Lake Champlain clean-up group uses trash to send message
BURLINGTON, Vt. (WCAX) -Growing up among fishermen in Maine, Willow Hogan saw the effects of pollution from a young age.
Now a law student in Vermont, she’s vowed to do something about it.
“I’ve always been an advocate for marine debris cleanup and plastic cleanups of all kind,” Hogan explains. “I’m currently in law school to hopefully go into politics and policy to stop this kind of thing.”
Hogan joined a rubber glove-clad cleanup crew on Lake Champlain Saturday morning.
They walked along the Burlington waterfront, filling trash bags with debris.
Water cleanup group Rozalia Project hosted the event. Executive Director Ashley Sullivan says cleanups help people recognize the impact of their waste.
“This is an opportunity for people to see our debris that ends up in the natural environment and actually do something about it,” Sullivan says.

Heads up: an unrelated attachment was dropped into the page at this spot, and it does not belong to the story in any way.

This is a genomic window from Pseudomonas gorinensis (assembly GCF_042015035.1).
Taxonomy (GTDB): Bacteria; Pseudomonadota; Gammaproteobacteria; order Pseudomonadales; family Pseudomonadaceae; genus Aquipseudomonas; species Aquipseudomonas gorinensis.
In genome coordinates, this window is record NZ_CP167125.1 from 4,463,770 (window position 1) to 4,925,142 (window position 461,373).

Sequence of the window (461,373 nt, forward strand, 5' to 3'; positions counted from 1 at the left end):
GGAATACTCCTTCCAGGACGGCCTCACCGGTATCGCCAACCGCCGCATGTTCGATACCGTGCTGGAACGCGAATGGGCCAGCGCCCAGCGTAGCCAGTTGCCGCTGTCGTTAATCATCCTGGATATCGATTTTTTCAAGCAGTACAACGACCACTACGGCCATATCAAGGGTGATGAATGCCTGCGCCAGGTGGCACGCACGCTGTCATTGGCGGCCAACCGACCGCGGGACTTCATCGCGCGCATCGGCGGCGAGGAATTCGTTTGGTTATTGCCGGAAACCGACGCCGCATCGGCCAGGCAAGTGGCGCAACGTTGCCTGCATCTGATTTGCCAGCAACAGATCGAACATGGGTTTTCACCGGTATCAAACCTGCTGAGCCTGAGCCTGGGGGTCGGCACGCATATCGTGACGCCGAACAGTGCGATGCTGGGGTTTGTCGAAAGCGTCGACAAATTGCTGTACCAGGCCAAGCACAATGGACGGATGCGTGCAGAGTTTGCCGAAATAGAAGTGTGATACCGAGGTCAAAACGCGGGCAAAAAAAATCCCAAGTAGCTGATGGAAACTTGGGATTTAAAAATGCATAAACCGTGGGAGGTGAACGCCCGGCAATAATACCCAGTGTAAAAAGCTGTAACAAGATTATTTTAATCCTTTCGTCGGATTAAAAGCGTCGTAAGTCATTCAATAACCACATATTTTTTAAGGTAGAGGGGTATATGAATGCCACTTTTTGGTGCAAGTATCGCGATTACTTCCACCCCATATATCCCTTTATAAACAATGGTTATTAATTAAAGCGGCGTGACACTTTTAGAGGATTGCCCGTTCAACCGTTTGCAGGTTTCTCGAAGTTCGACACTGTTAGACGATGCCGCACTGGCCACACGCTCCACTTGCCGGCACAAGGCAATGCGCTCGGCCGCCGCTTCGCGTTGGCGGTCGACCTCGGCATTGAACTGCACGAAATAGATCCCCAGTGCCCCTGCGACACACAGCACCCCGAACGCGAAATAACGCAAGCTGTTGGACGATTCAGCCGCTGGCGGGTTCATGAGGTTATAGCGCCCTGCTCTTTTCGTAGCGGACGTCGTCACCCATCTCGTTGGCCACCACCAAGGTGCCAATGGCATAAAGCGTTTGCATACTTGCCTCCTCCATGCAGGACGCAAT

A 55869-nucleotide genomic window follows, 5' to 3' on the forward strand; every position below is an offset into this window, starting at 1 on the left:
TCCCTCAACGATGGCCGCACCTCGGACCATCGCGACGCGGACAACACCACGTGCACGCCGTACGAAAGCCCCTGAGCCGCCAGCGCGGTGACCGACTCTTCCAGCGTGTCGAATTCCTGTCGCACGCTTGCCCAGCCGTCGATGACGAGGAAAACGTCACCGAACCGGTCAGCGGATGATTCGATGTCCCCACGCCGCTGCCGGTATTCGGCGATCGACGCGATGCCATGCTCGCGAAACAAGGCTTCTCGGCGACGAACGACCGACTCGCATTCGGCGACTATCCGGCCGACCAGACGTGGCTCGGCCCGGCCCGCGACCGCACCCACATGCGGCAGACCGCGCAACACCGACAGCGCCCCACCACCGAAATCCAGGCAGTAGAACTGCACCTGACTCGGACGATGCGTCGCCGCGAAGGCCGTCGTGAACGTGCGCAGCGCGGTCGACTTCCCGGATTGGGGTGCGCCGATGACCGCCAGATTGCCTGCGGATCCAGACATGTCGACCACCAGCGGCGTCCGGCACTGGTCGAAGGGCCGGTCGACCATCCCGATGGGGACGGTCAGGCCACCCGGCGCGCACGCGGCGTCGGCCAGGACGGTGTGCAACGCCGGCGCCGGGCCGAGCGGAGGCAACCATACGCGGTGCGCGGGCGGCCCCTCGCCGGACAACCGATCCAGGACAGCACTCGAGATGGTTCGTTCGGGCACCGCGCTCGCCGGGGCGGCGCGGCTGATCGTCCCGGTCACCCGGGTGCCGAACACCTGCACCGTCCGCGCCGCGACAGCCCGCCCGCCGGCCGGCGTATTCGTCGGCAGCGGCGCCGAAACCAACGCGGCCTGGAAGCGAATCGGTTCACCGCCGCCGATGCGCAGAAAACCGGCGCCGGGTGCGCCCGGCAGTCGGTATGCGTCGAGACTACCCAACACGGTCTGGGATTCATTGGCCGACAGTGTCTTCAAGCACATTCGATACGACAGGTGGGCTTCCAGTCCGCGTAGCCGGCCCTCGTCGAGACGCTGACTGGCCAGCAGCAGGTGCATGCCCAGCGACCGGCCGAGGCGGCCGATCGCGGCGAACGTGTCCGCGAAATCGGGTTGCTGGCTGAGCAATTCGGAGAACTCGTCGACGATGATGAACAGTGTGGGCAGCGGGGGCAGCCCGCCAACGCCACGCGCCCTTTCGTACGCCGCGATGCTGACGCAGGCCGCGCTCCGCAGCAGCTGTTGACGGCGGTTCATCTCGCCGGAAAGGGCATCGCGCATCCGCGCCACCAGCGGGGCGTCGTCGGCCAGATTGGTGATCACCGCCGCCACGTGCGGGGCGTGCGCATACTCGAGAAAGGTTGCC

When their bags were full, the cleanup crew traveled up the hill to sort debris on Church Street.
Volunteers say cigarette butts, plastic bottles, aluminum cans and paper products were some of the biggest culprits of the pickup today.
On a brighter note, volunteers found little to no plastic shopping bags, foam takeout boxes and plastic straws.
Environmental advocates like Julie Silverman with Conservation Law Foundation will use this data to push for policy changes.
“There are a lot of different partnerships and organizations and research happening related to this debris,” Silverman says.
She’s currently working to regulate the use of Styrofoam in docks, which can break down over time and harm lake wildlife and people.
For those who missed the cleanup, Rozalia Project has an app and data cards so you can share debris data from waterways near you.
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